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MOSCOW, March 24. /ITAR-TASS/. Russian Prime Minister Dmitry Medvedev considers it necessary to create a special economic zone in Crimea.
“Settling the current problems, we should also think of the long-term development prospects for Crimea. We’ll have to give additional preferences to Russia’s new regions. I also believe it is necessary to consider the issue of the creation of a special economic zone in Crimea,” Medvedev said at a special meeting on the socio-economic support of the Republic of Crimea and Sevastopol.
Ideas to create a special economic zone in Crimea are subject to negotiation, but there are no specific proposals yet, Andrey Sokolov, the head of the Department for Regional Economic Development Projects of the Russian Economic Development Ministry, told journalists on Monday.
“At this point we have not gone much farther than speculations about ‘a special economic zone in Crimea’ yet. These ideas are still under negotiation,” he told Itar-Tass.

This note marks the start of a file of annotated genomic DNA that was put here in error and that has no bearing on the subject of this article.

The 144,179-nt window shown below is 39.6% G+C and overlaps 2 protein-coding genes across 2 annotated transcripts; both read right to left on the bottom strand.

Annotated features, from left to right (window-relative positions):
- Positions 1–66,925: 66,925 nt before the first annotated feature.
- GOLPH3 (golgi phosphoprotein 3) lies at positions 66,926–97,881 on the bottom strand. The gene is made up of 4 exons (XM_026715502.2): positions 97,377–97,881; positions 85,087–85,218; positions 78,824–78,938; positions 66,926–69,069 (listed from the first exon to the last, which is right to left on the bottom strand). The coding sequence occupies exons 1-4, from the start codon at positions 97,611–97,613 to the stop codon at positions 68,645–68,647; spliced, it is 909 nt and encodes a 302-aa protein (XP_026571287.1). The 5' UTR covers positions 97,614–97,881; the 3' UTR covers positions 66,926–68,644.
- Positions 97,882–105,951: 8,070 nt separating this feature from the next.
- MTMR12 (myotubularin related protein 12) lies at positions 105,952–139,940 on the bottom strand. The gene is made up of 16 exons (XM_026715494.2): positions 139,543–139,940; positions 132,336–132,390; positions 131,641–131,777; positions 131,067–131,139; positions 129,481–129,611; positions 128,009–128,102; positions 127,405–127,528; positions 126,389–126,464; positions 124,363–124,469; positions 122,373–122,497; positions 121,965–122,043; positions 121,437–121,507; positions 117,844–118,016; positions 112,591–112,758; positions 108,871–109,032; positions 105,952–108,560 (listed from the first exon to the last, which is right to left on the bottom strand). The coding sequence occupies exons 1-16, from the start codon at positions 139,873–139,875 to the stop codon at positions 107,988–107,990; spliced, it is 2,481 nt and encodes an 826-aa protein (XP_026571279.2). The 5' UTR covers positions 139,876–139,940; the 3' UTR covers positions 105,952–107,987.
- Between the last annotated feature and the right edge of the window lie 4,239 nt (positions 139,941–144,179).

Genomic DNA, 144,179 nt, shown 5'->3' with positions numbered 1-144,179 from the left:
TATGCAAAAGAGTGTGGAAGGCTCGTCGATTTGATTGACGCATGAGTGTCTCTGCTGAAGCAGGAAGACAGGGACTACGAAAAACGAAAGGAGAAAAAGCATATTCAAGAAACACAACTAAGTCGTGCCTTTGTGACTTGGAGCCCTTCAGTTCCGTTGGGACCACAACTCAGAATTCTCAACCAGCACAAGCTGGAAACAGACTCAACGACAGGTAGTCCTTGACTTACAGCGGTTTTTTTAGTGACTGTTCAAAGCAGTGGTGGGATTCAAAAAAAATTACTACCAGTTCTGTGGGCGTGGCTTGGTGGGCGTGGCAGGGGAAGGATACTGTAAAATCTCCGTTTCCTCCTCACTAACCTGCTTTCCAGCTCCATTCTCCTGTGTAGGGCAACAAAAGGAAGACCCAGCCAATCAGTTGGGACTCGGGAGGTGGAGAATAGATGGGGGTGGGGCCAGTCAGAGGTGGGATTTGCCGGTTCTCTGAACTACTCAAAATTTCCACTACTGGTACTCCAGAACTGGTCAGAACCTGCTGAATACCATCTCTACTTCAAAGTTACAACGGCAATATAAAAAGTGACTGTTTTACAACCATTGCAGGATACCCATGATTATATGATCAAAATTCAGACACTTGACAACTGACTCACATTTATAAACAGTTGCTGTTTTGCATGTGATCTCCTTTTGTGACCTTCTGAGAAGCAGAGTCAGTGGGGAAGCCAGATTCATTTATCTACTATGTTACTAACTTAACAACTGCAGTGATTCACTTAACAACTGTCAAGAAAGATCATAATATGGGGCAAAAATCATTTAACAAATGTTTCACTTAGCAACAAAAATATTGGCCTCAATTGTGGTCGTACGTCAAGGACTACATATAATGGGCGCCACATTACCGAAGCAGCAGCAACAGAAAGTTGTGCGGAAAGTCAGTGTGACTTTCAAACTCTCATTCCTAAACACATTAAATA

Last week, the national business association Delovaya Rossiya said it was necessary to create a special economic zone in Crimea. The organisation, representing the interests of Russia's small and medium entrepreneurs, should be the first of four Russian biggest entrepreneurial unions to establish a special working group on cooperation between Crimea’s authorities and business leaders.
Delovaya Rossiya has opened a regional branch in Crimea to attract business representatives from two newly-adopted Russian regions - the Republic of Crimea and the city of Sevastopol. There are plans to implement a number of large-scale investment projects aimed to develop the service industry, infrastructure and farming.
Andrey Nazarov, the co-chairman of Delovaya Rossiya, said the organization would present an economic development programme to the Crimean authorities and the business community, providing a set of preferences to local companies. He said it was also possible that a free trade zone and tax holidays would be introduced in Crimea during the transitional period.
“Among other things, we will provide Crimea’s authorities and business people with a team to finalise the programme that we deem necessary for implementation during the transition period of Crimea’s economy. We should grant the largest possible preferences to Crimean businesses,” Nazarov said, adding that the programme might already be presented at a big forum of Delovaya Rossiya in Crimea scheduled for June, 2014.
The Russian business daily Vedomosti announced on Monday that Crimea’s special economic zone might look very much like the one in Russia's westernmost Kaliningrad region. As in the case with Kaliningrad, a separate law would be needed to offer tax benefits to all major investors who are ready to heavily invest in the region, the daily said.